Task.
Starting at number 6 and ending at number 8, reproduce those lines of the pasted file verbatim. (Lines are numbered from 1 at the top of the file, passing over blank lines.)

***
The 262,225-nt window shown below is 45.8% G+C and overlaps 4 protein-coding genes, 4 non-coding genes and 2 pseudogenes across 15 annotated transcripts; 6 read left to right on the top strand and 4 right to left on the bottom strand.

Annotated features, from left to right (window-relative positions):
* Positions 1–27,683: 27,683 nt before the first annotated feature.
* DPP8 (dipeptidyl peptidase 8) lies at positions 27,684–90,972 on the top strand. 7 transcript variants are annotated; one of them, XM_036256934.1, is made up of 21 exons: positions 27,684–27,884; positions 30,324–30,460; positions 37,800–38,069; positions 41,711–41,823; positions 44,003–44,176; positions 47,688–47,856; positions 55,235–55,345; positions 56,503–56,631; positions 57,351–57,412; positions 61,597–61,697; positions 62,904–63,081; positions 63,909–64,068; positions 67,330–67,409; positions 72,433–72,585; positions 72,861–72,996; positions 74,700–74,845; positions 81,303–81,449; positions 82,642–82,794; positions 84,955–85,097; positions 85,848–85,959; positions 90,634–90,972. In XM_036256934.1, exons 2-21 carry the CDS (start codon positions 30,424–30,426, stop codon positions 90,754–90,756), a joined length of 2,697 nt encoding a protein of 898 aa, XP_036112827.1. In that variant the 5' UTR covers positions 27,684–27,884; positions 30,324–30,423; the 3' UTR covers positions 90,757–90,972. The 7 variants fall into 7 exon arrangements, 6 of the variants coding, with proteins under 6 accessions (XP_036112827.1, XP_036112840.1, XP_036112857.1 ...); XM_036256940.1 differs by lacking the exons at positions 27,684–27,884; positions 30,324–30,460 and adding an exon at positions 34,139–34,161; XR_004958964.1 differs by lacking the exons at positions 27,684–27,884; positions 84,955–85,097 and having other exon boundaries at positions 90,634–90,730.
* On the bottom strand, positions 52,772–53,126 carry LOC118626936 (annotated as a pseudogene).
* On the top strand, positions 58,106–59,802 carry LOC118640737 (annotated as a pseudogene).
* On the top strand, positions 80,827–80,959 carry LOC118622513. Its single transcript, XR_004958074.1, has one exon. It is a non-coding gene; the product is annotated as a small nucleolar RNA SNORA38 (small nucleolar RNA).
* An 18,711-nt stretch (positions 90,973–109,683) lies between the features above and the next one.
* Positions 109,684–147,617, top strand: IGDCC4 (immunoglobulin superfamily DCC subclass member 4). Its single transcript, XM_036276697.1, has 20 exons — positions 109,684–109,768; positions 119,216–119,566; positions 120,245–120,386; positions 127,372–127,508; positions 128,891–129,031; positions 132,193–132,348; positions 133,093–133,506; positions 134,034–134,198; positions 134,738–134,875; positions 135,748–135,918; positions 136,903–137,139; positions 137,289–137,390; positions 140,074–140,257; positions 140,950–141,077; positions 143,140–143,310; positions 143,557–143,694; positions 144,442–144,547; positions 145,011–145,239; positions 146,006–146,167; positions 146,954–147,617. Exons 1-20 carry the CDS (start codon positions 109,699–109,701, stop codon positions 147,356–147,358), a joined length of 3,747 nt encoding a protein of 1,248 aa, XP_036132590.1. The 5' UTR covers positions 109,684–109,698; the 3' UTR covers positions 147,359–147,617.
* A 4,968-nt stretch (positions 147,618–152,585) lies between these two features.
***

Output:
* On the top strand, positions 58,106–59,802 carry LOC118640737 (annotated as a pseudogene).
* On the top strand, positions 80,827–80,959 carry LOC118622513. Its single transcript, XR_004958074.1, has one exon. It is a non-coding gene; the product is annotated as a small nucleolar RNA SNORA38 (small nucleolar RNA).
* An 18,711-nt stretch (positions 90,973–109,683) lies between the features above and the next one.